Lions' Adrian Peterson showing he can still carry the load 'All Day' at age 35

Justin Rogers
The Detroit News

Adrian Peterson always has been a freak of nature. It's not just the fact that he's one of the most productive running backs in NFL history, but also the staggering speed he's been able to recover from devastating injury. 

The prime example is when Peterson tore his ACL during a Christmas Eve game in 2011 only to return in time for the season opener next year, where he ran for 84 yards in two touchdowns. 

Lions running back Adrian Peterson had 22 carries for 75 yards in Sunday's victory over the Cardinals.

Only the most physically gifted among us could do something like that. 

So when Peterson goes out and takes 22 carries on Sunday, at 35 years and 190 days of age, we might take that for granted. But do you realize how rare that feat is? According to data tracked by Pro Football Reference, only two other running backs in league history have handled that heavy of a workload at that age or older, Hall of Famers Emmitt Smith and John Riggins. 

And while the Lions have a deep backfield, with a pair of second-round draft picks in Kerryon Johnson and D'Andre Swift to round out the rotation, it sure sounds like Peterson is going to be the lead option for the time being. 

"I don't know where that wall is or when he's going to hit it," offensive coordinator Darrell Bevell said. "The guy is always asking for more. He is in great shape. He takes care of his body. He does all those little things to set himself up for that success. I don't know when it's going to happen, but he wants it (and) we want him to have it and we'll just keep continuing to go there and spell him with Kerryon, spell him with Swift and kind of go from there."

Talk to enough professional football players and you'll get used to hearing them describe feeling like they've been in a car wreck the Monday after the game. And, as you might expect, recovery only gets harder with age.

But Peterson, after absorbing approximately two dozen hits over 40 snaps against the Cardinals, he's fine. Well, there was one part of his body that was a little sore. 

"To be honest with you, my shins got beat up a little bit because (Cardinals safety) Budda (Baker) and all those other guys going at my legs," Peterson said. "Outside of that, my body feels really good. Taking I had 22 carries, I was looking forward to see how I felt when I woke up. And I felt rather fresh."

Seriously, who is this guy? 

Lions running back coach Kyle Caskey is taking the same approach as Bevell — he'll keep giving Peterson all the work he can handle until the veteran asks him to ease up. As you might imagine with a guy who carries the nickname "All Day," that scenario is probably not in the cards.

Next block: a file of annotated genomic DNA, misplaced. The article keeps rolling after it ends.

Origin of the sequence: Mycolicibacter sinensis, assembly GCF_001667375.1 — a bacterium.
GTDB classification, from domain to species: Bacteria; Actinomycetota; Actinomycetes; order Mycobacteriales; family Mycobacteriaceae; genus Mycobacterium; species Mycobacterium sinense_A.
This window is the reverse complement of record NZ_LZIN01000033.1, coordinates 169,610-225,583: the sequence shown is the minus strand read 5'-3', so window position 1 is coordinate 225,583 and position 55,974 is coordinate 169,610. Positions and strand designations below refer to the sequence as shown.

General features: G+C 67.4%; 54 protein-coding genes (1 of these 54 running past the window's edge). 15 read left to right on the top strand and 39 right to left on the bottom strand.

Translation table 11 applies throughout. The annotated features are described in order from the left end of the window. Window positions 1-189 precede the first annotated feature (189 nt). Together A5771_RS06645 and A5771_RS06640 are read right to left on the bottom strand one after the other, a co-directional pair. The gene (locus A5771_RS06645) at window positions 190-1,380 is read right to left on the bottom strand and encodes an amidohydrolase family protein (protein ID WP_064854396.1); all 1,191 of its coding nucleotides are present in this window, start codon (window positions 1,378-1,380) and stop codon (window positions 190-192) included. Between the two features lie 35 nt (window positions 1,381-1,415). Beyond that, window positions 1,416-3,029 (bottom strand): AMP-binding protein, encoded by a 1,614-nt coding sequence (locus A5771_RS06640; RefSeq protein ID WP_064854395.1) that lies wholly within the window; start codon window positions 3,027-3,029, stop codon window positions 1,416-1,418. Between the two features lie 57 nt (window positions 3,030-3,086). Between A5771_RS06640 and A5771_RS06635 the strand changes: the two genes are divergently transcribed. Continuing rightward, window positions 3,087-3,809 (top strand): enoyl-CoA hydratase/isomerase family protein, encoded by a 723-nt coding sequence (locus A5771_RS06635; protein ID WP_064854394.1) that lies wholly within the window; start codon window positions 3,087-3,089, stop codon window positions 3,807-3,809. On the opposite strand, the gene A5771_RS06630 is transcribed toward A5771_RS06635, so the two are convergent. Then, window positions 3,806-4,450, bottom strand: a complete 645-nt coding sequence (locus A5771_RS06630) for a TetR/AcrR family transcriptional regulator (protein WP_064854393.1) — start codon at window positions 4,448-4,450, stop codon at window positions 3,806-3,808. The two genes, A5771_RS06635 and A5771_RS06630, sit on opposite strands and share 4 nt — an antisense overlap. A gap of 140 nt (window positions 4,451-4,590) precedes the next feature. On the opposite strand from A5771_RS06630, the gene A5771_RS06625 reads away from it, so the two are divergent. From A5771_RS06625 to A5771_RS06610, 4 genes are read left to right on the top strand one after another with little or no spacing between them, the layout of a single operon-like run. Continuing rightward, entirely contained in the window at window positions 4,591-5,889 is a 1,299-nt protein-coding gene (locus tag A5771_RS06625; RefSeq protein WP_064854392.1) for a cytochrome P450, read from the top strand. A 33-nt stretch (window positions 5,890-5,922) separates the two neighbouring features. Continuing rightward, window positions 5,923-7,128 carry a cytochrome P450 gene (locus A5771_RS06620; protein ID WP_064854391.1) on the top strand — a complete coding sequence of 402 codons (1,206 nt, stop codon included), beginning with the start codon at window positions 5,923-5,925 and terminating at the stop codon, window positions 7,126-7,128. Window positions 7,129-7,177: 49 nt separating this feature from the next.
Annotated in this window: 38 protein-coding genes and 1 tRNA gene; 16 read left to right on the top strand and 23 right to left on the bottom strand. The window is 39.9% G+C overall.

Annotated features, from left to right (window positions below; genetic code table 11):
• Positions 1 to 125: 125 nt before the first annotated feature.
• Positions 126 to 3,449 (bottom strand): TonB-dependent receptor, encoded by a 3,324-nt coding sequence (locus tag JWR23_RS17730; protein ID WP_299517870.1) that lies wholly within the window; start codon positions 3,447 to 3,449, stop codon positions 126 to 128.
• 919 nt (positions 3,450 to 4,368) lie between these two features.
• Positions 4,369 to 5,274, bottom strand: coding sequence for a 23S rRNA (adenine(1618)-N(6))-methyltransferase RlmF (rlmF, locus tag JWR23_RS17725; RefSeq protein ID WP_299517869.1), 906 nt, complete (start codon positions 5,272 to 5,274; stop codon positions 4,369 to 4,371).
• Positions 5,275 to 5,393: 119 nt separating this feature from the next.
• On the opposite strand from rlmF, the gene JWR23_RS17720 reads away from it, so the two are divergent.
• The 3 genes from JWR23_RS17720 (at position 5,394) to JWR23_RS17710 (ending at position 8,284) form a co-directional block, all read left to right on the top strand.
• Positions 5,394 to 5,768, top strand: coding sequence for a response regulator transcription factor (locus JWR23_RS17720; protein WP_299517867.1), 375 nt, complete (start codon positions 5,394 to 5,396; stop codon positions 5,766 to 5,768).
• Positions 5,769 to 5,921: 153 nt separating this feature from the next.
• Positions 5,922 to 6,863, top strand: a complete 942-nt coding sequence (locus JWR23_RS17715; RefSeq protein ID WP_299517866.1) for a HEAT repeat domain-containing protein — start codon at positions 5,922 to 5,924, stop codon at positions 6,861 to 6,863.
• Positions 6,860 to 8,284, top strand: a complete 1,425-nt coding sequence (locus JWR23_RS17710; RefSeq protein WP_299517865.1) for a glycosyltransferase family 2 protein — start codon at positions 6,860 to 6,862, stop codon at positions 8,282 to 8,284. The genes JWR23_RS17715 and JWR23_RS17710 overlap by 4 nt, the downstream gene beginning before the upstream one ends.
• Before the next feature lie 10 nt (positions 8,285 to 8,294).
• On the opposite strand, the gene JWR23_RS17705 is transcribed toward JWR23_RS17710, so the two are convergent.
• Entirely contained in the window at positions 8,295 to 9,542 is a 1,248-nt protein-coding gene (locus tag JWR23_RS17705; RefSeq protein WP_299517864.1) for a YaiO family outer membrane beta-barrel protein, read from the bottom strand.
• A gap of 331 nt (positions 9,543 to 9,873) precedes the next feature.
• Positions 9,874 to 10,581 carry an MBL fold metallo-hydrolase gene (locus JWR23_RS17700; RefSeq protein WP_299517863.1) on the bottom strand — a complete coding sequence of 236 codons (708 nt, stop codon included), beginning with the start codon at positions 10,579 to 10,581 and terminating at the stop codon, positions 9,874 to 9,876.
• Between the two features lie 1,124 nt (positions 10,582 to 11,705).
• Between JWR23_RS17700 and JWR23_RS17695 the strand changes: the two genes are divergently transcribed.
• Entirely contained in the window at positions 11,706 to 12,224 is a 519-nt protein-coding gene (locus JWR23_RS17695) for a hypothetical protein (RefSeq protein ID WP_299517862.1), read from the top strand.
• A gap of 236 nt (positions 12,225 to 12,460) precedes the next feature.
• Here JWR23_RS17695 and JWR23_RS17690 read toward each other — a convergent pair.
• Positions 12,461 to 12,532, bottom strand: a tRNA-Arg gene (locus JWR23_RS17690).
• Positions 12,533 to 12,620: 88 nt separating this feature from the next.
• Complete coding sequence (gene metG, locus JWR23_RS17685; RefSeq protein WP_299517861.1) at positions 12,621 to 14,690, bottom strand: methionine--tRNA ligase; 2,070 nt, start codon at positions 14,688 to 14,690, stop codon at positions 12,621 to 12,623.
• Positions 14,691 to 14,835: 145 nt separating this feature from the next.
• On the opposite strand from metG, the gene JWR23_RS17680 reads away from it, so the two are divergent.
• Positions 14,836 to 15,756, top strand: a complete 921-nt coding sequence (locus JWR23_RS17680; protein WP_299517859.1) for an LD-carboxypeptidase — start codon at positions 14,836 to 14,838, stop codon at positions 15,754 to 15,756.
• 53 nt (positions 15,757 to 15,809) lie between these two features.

"If I have an injury or something that I'm grinding through, like a high-ankle sprain or something like that, I'll tell him like give me a day off on those days where we're going third-down stuff, where obviously I'm in there sometimes, but not that much," Peterson said. "It really doesn't turn out to be an off day because I'm doing a lot of cardio, whether that's an underwater treadmill to take the pressure off. And I'm still getting in some good, quality work in, extra lifts and things like that. No, I'm one of those guys that believe in the work you put in during the week, you practice how you play, so the last thing I'm trying to do is get out of practice."

That mentality extends beyond the season. During the offseason, Peterson trains at O Athletik, back home in Texas. He surrounds himself with young talent who push him to continually compete to be the best version of himself he can be. 

"It's one thing to go and work out and go through the motions, just get through the workout," he said. "It's another thing to mentally lock in and say, 'You know what, I'm going to give everything I have to this workout.' That's how you're able to become strong mentally and push your body to a different level, because you've experienced that burn that makes a lot of people shut down."

It goes without saying, no one plays forever. And, as noted, few running backs ever reach the point Peterson is at now. So how long does he think he can keep doing this? Maybe another season or two? Nah, try five. 

"I think 40 (years old) is a good number," he said. "Forty is a good number."

And while you might doubt him because that seems absurd, his teammates don't.

"The way that he's moving and stuff like that, I think he definitely can," Lions receiver Marvin Jones said. "I think that's an easy call."

Twitter: @Justin_Rogers